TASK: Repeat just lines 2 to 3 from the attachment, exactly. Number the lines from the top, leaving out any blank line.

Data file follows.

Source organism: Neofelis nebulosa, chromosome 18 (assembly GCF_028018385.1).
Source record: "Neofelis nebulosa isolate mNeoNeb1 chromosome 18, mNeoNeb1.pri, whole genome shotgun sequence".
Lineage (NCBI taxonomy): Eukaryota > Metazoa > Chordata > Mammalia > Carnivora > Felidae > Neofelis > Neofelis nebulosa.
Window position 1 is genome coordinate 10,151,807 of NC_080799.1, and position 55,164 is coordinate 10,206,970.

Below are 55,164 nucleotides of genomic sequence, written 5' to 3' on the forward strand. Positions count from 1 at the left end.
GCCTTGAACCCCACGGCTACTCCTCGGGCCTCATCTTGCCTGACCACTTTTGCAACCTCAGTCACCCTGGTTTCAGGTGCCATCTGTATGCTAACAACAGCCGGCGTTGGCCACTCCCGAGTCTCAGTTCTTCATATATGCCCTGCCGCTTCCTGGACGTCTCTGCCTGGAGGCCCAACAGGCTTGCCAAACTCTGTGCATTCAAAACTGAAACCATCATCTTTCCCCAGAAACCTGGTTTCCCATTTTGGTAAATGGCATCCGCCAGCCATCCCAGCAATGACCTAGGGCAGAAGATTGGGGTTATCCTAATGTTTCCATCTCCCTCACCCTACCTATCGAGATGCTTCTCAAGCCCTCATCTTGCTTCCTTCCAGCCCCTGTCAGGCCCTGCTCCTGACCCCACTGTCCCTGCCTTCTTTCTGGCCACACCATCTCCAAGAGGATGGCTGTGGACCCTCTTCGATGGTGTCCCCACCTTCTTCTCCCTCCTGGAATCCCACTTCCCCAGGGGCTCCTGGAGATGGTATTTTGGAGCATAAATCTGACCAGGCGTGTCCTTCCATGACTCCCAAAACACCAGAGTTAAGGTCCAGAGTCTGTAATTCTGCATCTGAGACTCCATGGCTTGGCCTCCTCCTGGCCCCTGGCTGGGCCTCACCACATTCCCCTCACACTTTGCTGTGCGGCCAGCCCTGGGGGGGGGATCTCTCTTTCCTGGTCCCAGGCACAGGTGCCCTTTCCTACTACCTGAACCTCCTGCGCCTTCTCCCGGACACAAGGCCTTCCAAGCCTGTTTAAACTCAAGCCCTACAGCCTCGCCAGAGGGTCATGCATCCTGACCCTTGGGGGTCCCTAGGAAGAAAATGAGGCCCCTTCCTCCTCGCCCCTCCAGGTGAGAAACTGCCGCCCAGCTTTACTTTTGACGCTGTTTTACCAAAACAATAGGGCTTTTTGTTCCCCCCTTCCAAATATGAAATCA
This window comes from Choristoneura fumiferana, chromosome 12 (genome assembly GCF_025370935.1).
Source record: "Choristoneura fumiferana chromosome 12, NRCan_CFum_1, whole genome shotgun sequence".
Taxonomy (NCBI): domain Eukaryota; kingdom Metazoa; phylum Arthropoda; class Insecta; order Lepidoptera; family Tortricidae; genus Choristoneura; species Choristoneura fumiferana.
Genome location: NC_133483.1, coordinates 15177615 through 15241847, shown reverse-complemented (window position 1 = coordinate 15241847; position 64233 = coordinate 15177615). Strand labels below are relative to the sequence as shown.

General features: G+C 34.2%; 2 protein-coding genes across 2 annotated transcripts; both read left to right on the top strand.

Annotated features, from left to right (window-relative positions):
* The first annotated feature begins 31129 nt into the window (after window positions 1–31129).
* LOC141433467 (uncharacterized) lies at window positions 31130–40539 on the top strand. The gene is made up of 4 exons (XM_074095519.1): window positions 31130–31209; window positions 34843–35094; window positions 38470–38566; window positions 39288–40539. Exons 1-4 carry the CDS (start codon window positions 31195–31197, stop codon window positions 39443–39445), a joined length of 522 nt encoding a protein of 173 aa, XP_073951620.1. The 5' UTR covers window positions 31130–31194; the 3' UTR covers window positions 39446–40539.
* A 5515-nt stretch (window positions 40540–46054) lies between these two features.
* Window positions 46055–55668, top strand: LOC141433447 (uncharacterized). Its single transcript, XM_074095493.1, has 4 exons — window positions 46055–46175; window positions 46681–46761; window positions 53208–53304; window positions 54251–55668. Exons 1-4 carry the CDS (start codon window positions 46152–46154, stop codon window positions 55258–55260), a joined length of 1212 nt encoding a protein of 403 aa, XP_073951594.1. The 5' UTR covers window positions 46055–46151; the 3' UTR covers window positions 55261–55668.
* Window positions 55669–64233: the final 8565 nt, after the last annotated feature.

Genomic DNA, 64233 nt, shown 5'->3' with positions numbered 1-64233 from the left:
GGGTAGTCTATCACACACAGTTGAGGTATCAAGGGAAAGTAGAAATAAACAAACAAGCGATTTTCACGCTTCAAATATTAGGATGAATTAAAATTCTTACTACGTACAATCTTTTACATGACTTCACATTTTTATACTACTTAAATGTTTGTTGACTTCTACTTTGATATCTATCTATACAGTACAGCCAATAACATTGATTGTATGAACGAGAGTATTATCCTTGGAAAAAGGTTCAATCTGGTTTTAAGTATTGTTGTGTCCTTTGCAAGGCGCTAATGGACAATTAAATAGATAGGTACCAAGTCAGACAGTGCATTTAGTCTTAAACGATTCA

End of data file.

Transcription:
Source record: "Neofelis nebulosa isolate mNeoNeb1 chromosome 18, mNeoNeb1.pri, whole genome shotgun sequence".
Lineage (NCBI taxonomy): Eukaryota > Metazoa > Chordata > Mammalia > Carnivora > Felidae > Neofelis > Neofelis nebulosa.